Everyone knows Alphabet (GOOGL) - Get Report is a mammoth company. But when it launched itself toward the goal of building self-driving cars, onlookers could have been forgiven for wondering how it planned to build out the full-scale manufacturing capacity required to become a competitive automaker.
Turns out, Alphabet might be carpooling to the factory with an industry veteran: Automotive News on Tuesday reported the tech giant is in talks to partner with Ford (F) - Get Report on a deal under which the carmaker would build Google's autonomous cars under contract.
If the negotiations lead to a deal, the unnamed source told AN, expect official word about to be revealed at the Consumer Electronics Show in Las Vegas, which takes place in early January.
One more thing to look forward to at CES.
Alphabet closed Tuesday up 0.8% at $767.13. Ford closed Tuesday up 3.5% at $14.21.
The question of where to draw the line between our right to privacy and governments' right to do what they think is necessary to "keep us safe" has entered a new phase as various nations have begun asking big tech companies to build back doors into their systems that will allow officials to easily peek in.
For example, in the U.K., a bill was introduced recently that would require companies to stop fully encrypting smartphones and data so well that even the companies themselves can't decrypt it.
At the time, Apple (AAPL) - Get Report -- though it obviously wasn't pleased -- didn't make a strenuous argument, but it did ask the U.S. federal government to refrain from heading in the same direction.
On Tuesday, Apple finally responded, with a forthright letter to the House of Commons. If you don't want to read the whole letter -- which we're including below, because the full explanation is important -- the short version is this:
You can't weaken data security "just a little," or "only so the good guys can get in."
Here's the letter.
"The bill threatens to hurt law-abiding citizens in its effort to combat the few bad actors who have a variety of ways to carry out their attacks. The creation of backdoors and intercept capabilities would weaken the protections built into Apple products and endanger all our customers. A key left under the doormat would not just be there for the good guys. The bad guys would find it, too.
Some have asserted that, given the expertise of technology companies, they should be able to construct a system that keeps the data of nearly all users secure but still allows the data of very few users to be read covertly when a proper warrant is served. But the Government does not know in advance which individuals will become targets of investigation, so the encryption system necessarily would need to be compromised for everyone.
The best minds in the world cannot rewrite the laws of mathematics. Any process that weakens the mathematical models that protect user data will by extension weaken the protection. And recent history is littered with cases of attackers successfully implementing exploits that nearly all experts either remained unaware of or viewed as merely theoretical.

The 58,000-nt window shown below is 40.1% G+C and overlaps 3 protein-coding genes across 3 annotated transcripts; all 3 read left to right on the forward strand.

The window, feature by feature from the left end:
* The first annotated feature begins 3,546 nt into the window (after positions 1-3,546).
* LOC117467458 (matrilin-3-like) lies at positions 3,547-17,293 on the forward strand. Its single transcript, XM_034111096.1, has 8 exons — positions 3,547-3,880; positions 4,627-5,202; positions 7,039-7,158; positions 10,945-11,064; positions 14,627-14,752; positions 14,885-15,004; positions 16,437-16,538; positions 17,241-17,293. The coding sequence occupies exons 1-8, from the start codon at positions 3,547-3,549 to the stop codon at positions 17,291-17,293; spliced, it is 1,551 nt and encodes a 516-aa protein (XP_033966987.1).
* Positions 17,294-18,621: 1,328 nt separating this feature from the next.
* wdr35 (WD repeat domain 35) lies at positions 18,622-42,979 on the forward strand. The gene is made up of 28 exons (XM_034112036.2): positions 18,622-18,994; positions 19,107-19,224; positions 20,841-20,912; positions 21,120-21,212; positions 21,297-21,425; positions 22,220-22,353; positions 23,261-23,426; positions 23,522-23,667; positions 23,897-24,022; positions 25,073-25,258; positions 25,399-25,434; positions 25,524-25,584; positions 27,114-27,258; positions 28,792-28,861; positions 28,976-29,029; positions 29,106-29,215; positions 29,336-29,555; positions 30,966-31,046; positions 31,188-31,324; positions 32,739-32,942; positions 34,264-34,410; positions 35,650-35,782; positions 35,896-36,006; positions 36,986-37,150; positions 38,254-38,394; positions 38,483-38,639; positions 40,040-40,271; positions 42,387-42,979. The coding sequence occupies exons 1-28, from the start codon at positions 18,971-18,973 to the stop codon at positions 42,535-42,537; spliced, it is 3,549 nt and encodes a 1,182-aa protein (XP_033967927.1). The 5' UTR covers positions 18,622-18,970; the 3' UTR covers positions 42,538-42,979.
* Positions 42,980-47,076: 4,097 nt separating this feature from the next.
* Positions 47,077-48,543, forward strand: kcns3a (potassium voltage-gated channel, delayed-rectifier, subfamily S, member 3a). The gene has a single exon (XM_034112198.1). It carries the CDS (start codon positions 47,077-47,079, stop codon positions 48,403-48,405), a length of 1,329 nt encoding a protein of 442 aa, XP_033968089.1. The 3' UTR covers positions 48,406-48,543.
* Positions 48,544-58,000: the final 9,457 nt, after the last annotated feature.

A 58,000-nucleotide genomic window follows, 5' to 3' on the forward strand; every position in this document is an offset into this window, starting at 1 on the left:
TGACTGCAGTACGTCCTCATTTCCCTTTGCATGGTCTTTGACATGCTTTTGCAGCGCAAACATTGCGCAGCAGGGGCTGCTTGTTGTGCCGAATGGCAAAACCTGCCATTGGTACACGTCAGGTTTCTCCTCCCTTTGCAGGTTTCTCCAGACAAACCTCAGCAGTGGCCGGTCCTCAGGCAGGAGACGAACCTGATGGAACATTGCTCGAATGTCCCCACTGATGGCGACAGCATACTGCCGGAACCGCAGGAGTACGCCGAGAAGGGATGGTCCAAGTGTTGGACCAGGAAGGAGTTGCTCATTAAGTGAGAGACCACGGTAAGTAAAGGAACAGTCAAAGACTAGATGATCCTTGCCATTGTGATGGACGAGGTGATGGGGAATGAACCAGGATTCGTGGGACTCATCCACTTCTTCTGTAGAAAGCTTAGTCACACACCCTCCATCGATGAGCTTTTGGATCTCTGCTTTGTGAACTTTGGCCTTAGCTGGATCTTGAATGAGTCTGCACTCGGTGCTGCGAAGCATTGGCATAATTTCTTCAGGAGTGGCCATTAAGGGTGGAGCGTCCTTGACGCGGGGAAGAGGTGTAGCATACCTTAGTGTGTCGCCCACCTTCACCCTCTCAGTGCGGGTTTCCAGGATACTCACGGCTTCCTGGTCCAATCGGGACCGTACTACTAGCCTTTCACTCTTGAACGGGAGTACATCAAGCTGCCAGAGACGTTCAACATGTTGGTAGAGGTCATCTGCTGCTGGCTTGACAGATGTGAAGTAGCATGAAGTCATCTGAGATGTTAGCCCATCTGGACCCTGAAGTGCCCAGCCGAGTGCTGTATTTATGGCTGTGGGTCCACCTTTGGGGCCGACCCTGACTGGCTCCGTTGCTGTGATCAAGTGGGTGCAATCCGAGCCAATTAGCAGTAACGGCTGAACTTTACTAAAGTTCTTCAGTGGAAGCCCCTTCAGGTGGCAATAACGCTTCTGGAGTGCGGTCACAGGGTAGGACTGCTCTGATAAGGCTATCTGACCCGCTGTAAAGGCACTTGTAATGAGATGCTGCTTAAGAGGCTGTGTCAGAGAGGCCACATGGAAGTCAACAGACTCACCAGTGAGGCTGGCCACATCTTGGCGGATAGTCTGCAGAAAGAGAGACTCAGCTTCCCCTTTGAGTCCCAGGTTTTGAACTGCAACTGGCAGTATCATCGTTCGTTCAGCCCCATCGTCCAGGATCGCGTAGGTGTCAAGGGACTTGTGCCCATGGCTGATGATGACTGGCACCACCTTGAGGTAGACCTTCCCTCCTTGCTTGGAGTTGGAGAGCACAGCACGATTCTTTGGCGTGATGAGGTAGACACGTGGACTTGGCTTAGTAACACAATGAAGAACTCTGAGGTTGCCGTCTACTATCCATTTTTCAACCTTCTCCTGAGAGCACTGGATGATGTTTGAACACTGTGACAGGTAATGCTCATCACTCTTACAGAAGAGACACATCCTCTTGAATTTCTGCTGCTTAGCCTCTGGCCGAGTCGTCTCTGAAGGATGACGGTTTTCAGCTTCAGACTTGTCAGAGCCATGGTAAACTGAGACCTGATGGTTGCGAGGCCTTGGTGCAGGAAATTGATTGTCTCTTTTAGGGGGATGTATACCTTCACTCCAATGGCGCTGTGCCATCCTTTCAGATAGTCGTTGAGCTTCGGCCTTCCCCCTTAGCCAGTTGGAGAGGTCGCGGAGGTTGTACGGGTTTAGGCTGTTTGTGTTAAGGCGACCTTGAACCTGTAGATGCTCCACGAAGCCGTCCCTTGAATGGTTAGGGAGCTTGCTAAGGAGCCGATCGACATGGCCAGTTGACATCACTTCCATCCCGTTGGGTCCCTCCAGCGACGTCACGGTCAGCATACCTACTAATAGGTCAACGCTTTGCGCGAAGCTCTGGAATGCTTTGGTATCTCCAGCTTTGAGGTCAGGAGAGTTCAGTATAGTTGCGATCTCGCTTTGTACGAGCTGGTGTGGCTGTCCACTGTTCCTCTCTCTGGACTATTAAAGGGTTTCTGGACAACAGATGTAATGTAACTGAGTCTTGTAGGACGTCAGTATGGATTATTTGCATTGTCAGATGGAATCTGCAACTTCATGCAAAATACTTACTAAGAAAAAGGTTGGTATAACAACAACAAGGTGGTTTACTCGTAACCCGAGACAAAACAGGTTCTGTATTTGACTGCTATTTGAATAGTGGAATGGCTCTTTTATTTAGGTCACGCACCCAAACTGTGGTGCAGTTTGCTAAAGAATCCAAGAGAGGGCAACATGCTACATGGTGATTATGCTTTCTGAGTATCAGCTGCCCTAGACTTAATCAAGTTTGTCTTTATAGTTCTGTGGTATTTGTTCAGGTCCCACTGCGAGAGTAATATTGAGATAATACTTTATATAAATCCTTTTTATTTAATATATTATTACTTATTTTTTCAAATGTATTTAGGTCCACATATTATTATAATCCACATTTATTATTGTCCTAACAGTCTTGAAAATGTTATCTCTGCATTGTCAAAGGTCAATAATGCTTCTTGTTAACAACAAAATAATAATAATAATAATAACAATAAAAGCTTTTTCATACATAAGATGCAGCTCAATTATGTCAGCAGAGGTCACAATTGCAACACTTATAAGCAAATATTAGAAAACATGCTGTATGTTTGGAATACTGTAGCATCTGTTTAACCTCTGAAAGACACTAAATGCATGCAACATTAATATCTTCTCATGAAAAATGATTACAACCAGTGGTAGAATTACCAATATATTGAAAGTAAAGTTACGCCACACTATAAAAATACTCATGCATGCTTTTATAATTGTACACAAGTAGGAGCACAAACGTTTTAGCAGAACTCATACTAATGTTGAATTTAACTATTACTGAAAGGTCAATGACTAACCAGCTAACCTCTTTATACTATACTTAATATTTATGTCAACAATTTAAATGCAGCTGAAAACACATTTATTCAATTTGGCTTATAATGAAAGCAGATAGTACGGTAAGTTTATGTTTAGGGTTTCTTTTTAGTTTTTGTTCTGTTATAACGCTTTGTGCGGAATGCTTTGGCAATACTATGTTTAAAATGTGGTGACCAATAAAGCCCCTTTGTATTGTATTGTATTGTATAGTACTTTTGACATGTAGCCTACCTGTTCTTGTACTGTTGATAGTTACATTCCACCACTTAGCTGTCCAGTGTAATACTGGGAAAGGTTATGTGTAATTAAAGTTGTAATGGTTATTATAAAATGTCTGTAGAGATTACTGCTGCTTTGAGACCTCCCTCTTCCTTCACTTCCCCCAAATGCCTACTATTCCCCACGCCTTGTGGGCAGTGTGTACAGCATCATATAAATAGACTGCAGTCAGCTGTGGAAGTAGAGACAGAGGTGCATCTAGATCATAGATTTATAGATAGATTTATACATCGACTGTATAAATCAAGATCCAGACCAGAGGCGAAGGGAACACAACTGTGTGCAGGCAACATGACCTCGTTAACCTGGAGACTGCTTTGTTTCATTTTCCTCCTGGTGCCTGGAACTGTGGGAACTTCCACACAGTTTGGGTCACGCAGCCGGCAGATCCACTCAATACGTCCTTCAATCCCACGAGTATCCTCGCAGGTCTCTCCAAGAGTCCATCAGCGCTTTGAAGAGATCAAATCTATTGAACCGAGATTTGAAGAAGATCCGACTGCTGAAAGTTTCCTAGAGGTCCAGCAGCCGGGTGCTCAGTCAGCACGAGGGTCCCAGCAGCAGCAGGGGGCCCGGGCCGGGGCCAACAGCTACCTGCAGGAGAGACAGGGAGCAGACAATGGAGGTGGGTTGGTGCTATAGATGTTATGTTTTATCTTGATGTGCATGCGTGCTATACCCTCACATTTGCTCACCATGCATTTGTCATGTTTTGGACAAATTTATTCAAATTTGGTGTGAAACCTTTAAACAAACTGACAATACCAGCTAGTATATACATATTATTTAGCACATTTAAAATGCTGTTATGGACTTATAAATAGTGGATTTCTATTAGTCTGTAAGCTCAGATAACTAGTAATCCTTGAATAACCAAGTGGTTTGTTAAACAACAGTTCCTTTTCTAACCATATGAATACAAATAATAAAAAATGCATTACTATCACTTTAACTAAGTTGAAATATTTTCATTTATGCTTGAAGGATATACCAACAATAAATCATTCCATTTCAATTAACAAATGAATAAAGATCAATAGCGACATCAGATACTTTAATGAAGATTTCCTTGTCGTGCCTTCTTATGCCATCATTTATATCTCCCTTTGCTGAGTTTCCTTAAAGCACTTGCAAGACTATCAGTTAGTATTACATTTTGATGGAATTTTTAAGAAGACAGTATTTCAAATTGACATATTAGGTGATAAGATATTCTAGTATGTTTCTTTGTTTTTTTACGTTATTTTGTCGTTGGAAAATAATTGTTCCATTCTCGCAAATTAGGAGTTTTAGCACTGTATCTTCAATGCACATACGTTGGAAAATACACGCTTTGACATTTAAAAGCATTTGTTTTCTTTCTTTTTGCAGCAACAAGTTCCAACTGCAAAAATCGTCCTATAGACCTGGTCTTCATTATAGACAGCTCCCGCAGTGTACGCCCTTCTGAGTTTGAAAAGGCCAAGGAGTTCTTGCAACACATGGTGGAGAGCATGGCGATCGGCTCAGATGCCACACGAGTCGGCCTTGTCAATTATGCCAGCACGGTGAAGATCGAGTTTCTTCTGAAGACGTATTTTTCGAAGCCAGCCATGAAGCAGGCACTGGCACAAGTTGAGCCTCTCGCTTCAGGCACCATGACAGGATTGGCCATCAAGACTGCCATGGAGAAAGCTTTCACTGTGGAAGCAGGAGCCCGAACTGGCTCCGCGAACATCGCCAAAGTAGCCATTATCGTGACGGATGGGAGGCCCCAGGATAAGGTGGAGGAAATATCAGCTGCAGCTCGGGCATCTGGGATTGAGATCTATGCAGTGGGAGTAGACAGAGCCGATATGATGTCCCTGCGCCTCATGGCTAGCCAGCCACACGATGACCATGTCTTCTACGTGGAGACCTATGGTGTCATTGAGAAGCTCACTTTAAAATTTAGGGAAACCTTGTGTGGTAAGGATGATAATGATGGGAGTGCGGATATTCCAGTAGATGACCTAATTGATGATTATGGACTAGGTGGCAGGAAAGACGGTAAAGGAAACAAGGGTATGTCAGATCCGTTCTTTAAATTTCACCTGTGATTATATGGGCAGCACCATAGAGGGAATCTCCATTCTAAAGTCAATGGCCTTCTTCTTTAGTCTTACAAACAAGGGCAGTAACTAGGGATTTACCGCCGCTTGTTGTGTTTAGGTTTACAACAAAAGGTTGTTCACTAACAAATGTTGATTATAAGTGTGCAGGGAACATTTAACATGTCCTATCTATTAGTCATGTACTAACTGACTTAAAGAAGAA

The bill would attempt to force non-UK companies to take actions that violate the laws of their home countries. This would immobilise substantial portions of the tech sector and spark serious international conflicts. It would also likely be the catalyst for other countries to enact similar laws, paralysing multinational corporations under the weight of what could be dozens or hundreds of contradictory country-specific laws.
Those businesses affected will have to cope with a set of overlapping foreign and domestic laws. When these laws inevitably conflict, the businesses will be left having to arbitrate between them, knowing that in doing so they might risk sanctions. That is an unreasonable position to be placed in.
If the UK asserts jurisdiction over Irish or American businesses, other states will too. We know that the IP bill process is being watched closely by other countries. For the consumer in, say, Germany, this might represent hacking of their data by an Irish business on behalf of the UK state under a bulk warrant - activity which the provider is not even allowed to confirm or deny. Maintaining trust in such circumstances will be extremely difficult."
Apple CEO Tim Cook then securely encrypted his mic, and dropped it.
Apple closed Tuesday down 0.1% at $107.23.
On Monday, we passed on TechCrunch's report that universal credit card company Stratos was shutting down just six months after launching its first product: the Stratos Card, which merges all your plastic into a single snazzy package.
Now it looks like they wrote that obituary too soon. TechCrunch reported Tuesday Ciright One is buying Stratos and keeping its signature product alive. No details about the price were available.
If you haven't heard of Ciright, it's perhaps not a shock: the Pennsylvania-based wireless tech company is privately held. But it was already rolling out its own universal smart card that bears a strong resemblance to the Stratos Card. Odds are, the two products will be merged into one platform as the companies integrate.
This article is commentary by an independent contributor. At the time of publication, the author held no positions in the stocks mentioned.